Bloomberg reports that Goldman Sachs'risk-taking has reached an all-time high in the second quarter, as equity bets increased 58% to amass record trading revenue and quarterly earnings. Its Value-at-risk (VaR), a measure of how much money the firm could lose in a day’s trading, rose to $245 million (at the 95th percentile, or a 5% probability that its portfolio would fall in value by more than $245 m over the day) from $240 million in the first quarter, and up from $184 million last May. Most of the increase during the second quarter stemmed from equity-trading risk, which surged to an average of $60 million per day from $38 million in the previous three months.
Quarter End Value-at-Risk Shareholder Equity
(Daily Average) (at Quarter End)
June 26, 2009: $245 million $62.81 billion
March 27, 2009: $240 million $63.55 billion
Nov. 28, 2008: $197 million $64.37 billion
Aug. 29, 2008: $181 million $45.60 billion
May 30, 2008: $184 million $44.82 billion
Feb. 29, 2008: $157 million $42.63 billion
Nov. 30, 2007: $151 million $42.80 billion
Aug. 31, 2007: $139 million $39.12 billion
May 25, 2007: $133 million $38.46 billion
Feb. 23, 2007: $127 million $36.90 billion
Goldman has been aided by the fact it enjoys a pile of blanket government debt guarantees, capital remains at historically cheap rates, and the market has been decimated leaving Goldman as one of the few players with the ability and appetite for risk taking. Further, a number of beleaguered financial institutions have been trying to leverage the government assistance to raise equity and other capital in the market, opening up large numbers of business (under-writing and other services) opportunities for investment banking majors like Goldman. On top of all these, the myriad government actions and bailouts of recent months have unmistakably signalled to the financial markets that the "too-big-to-fail" institutions, and there are none bigger than Goldman, will not be allowed to fail.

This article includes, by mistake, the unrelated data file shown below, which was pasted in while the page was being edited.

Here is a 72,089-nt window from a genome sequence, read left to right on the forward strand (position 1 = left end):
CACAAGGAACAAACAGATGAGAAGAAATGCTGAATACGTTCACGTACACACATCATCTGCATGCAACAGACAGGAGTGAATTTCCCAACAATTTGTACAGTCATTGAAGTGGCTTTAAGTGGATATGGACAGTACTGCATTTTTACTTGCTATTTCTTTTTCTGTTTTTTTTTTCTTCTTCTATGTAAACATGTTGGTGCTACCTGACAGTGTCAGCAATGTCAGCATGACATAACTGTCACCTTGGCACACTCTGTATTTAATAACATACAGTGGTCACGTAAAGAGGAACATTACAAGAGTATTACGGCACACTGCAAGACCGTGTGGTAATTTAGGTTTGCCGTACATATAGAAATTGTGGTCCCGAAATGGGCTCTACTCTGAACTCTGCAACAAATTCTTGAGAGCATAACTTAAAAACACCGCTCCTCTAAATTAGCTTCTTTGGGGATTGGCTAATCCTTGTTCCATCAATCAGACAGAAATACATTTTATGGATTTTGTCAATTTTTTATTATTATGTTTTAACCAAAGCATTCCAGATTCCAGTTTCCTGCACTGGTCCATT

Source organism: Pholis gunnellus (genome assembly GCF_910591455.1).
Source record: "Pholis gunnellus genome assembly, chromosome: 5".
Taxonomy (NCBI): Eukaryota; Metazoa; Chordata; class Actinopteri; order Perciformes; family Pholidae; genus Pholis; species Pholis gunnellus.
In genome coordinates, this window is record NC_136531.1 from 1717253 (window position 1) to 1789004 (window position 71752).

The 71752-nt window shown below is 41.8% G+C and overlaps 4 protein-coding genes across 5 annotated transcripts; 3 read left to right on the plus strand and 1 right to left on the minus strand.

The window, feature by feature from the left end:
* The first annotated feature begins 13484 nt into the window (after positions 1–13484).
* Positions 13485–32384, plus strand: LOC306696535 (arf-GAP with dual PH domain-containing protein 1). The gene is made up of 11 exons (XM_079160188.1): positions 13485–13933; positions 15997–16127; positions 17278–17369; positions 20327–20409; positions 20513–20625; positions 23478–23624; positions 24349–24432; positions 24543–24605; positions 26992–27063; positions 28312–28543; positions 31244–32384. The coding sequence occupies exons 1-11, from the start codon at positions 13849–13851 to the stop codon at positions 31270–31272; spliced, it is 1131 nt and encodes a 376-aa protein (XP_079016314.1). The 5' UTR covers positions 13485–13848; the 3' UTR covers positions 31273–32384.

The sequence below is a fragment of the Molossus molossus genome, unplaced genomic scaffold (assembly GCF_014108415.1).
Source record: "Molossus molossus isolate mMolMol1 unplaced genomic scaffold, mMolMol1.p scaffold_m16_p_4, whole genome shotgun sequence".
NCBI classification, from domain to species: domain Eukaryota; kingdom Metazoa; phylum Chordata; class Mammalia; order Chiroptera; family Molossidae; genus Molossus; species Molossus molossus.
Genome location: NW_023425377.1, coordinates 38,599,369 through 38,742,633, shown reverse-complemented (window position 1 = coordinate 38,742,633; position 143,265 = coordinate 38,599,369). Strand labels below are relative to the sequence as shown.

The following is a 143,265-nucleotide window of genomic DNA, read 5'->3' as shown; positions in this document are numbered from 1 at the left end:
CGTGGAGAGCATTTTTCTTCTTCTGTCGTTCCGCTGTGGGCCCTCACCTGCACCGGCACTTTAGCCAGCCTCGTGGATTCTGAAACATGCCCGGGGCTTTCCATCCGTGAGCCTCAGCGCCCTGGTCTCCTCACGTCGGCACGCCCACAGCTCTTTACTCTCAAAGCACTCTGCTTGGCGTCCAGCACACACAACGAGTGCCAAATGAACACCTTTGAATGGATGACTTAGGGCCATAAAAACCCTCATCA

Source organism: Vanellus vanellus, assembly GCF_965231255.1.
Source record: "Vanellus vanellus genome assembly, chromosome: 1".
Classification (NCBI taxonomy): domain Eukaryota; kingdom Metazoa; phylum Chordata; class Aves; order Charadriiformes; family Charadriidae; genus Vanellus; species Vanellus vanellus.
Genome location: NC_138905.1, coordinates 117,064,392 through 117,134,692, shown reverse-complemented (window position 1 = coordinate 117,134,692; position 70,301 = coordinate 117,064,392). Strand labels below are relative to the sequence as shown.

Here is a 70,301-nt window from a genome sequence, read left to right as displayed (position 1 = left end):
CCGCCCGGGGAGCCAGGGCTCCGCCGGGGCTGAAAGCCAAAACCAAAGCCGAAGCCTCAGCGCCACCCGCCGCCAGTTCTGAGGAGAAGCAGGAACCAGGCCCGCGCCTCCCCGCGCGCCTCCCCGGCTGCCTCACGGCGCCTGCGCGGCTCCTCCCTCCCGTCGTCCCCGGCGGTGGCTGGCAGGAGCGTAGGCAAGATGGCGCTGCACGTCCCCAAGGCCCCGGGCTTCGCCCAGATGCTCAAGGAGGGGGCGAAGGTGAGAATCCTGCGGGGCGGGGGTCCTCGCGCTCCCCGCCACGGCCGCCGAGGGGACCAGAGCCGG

One of the criticisms of the regulatory regime in the build-up to the sub-prime crisis was the arguement that the non-depository institutions like investment banks and those in the shadow banking system assumed very risky positions using their proprietary capital and the regulators could nothing to control this. It was thought that the business model of investment banks, that relied on massive short-term leverage and making big investments with this borrowed money is bound to fail and carries unacceptable risks. In contrast, the capital requirements imposed on regulatory institutions enabled regulators to maintain some regulatory oversight on deposit taking banking institutions.
Now, with Goldman and its other major investment banking colleagues like Morgan Stanley becoming bank holding companies and thereby coming under the scanner of the Federal regulatory insitutions, it was hoped that their risk taking would be controlled. The dramatic recent increases in VaR appears to have belied such hopes and appears to have not had any effect on the firm’s appetite for wagering its capital on trading. Goldman's risk capital (or capital put at risk) has increased much faster than its capital has risen. In fact, Goldman has been allowed to assume its riskiest positions ever after it came into the formal ambit of the full Federal regulatory architecture!
As Felix Salmon puts it very appropriately, "I guess Goldman Sachs worked out how to generate profit growth in a world that no longer tolerates high leverage. It just increased the amount of capital it puts at risk every day." Two other nice articles analyzing Goldman's assuming of such huge risks are here and here.
It is being argued that the higher profits by Goldman Sachs, driven by its increased appetite for risk taking, reflected in its rising VaR, will force the other remaining big Wall Street into assuming more risks and thereby renewing the mad and unwinnable "risk" race that triggered off the sub-prime crisis in the first place. The low interest rates and the blanket government guarantees provides the ideal credit and financial environment for these institutions to assume large and cheap leverage positions, with potentially disastrous consequences for systemic risk. To this extent, Goldman may be exerting a hazardous negative externality on Wall Street!